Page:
This is precisely how I have been preparing to preach for almost a decade now. Not that my sermons in any way compare to Augustine's. But the description of the process preparing them is quite similar.
Furthermore, I would break down my sermons into one of two types, similar to a description Deferrari offers in his essay St. Augustine's Method of Composing and Delivering Sermons.
Extempore--Those given after some previous meditation on the subject, but with no extensive preparation.
Strictly extempore--Given unexpectedly and without any preparation of any kind.
Most of the sermons I give are of the first variety. Perhaps one or two per month are of the second.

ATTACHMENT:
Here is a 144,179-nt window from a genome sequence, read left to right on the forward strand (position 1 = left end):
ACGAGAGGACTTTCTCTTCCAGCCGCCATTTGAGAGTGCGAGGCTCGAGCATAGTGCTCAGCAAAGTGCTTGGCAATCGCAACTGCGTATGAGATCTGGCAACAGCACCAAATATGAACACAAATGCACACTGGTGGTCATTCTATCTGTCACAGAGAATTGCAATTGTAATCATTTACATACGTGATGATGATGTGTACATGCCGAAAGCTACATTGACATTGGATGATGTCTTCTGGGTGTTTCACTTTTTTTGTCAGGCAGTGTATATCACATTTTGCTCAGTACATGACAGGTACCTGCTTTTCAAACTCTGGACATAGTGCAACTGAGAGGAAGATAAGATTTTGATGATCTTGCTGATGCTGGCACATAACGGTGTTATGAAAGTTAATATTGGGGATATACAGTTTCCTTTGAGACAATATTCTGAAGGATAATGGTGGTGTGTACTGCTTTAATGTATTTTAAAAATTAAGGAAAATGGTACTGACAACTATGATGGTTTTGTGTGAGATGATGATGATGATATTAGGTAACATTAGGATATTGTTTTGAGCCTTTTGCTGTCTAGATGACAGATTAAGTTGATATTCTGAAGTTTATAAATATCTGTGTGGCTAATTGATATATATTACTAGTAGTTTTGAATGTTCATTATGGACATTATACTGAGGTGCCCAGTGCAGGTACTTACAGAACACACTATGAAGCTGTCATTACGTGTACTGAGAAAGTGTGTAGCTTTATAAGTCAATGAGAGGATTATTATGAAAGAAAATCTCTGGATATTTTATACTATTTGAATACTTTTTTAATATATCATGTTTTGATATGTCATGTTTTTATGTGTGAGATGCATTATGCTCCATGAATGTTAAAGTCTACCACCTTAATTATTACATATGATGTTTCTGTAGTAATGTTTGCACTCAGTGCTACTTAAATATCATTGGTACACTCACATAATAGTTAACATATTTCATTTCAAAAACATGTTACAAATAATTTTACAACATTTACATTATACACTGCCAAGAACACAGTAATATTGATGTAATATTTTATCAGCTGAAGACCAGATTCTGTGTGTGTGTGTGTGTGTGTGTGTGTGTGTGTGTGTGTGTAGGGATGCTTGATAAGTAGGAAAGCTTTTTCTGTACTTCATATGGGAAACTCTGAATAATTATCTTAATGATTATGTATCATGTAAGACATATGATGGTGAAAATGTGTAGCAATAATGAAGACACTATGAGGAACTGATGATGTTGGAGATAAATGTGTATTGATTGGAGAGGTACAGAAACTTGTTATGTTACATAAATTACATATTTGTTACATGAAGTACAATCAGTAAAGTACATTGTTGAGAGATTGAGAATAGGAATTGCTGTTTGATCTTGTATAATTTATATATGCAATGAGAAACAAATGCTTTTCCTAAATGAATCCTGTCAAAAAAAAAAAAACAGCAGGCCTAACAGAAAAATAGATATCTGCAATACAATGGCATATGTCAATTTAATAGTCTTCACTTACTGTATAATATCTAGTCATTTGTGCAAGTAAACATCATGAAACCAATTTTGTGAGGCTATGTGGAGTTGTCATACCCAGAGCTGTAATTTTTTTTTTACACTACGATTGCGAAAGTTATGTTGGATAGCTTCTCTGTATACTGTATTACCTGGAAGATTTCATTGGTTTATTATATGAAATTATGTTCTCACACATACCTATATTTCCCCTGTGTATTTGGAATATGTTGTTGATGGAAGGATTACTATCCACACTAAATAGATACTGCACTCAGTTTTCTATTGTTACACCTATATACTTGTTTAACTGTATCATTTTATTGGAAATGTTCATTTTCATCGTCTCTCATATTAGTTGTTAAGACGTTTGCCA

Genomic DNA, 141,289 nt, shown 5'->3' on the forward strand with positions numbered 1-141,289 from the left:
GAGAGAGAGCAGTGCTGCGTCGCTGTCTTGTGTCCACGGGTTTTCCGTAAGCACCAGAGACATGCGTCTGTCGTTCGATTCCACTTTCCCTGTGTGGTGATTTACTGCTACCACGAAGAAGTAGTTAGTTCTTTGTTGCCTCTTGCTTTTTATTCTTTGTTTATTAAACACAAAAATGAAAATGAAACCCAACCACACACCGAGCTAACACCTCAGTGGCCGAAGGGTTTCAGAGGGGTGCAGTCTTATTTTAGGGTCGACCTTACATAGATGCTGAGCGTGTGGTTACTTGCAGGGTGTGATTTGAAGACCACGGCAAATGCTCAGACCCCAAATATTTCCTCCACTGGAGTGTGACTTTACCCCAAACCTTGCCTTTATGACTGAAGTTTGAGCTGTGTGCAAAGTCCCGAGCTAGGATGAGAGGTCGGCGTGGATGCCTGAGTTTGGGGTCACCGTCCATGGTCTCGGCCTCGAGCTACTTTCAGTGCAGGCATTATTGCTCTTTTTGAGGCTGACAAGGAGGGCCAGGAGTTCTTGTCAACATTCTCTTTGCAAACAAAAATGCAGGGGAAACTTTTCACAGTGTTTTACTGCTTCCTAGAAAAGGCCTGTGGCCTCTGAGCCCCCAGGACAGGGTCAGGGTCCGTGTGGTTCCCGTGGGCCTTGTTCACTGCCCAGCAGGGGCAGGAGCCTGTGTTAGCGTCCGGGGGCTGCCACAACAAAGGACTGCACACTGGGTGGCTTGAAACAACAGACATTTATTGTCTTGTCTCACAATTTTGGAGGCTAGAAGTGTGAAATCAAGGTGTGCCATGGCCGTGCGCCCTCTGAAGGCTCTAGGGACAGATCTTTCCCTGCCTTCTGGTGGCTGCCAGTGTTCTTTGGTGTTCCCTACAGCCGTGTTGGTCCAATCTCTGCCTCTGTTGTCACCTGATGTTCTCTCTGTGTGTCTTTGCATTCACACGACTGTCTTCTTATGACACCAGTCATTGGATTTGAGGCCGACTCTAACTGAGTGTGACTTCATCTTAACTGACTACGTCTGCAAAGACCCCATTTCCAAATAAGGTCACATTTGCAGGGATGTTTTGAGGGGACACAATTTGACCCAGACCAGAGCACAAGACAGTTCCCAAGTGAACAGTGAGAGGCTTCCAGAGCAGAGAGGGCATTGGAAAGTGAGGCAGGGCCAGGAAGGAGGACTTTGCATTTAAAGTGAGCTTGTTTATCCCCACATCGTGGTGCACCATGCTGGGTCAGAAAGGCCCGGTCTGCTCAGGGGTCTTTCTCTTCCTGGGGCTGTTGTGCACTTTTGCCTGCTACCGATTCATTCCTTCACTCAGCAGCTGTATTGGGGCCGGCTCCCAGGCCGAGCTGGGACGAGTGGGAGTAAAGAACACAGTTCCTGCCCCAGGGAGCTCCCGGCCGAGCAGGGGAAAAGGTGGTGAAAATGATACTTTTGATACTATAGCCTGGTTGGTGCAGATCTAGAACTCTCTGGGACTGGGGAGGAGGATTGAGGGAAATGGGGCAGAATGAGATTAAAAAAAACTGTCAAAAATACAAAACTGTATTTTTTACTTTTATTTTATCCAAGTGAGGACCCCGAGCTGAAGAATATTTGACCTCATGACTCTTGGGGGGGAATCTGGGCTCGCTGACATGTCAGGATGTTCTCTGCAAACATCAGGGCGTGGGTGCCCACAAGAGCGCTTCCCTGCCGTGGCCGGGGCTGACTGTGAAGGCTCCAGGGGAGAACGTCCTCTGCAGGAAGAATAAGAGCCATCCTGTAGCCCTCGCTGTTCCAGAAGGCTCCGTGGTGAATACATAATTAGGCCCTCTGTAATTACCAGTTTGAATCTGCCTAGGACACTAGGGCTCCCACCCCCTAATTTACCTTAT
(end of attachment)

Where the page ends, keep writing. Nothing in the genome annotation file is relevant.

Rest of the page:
"Augustine notes that working from a prepared or memorized text hindered the ability to keep one's rapport with the audience... he says that he prepared with prayer. He had, of course, worked on some texts long and hard in his study."
As part of my dissertation, I have a chapter where I examine how to develop this extempore approach in terms of the neurology and formative aspects of it, and will provide a link to that essay (or perhaps post it as an e-book) at some later date. No method for preaching is built in a day, and there are many ways to preach. I do not offer this as prescription for everyone. But the above gives about as concise a sense of how I have learned to preach without notes as I can offer.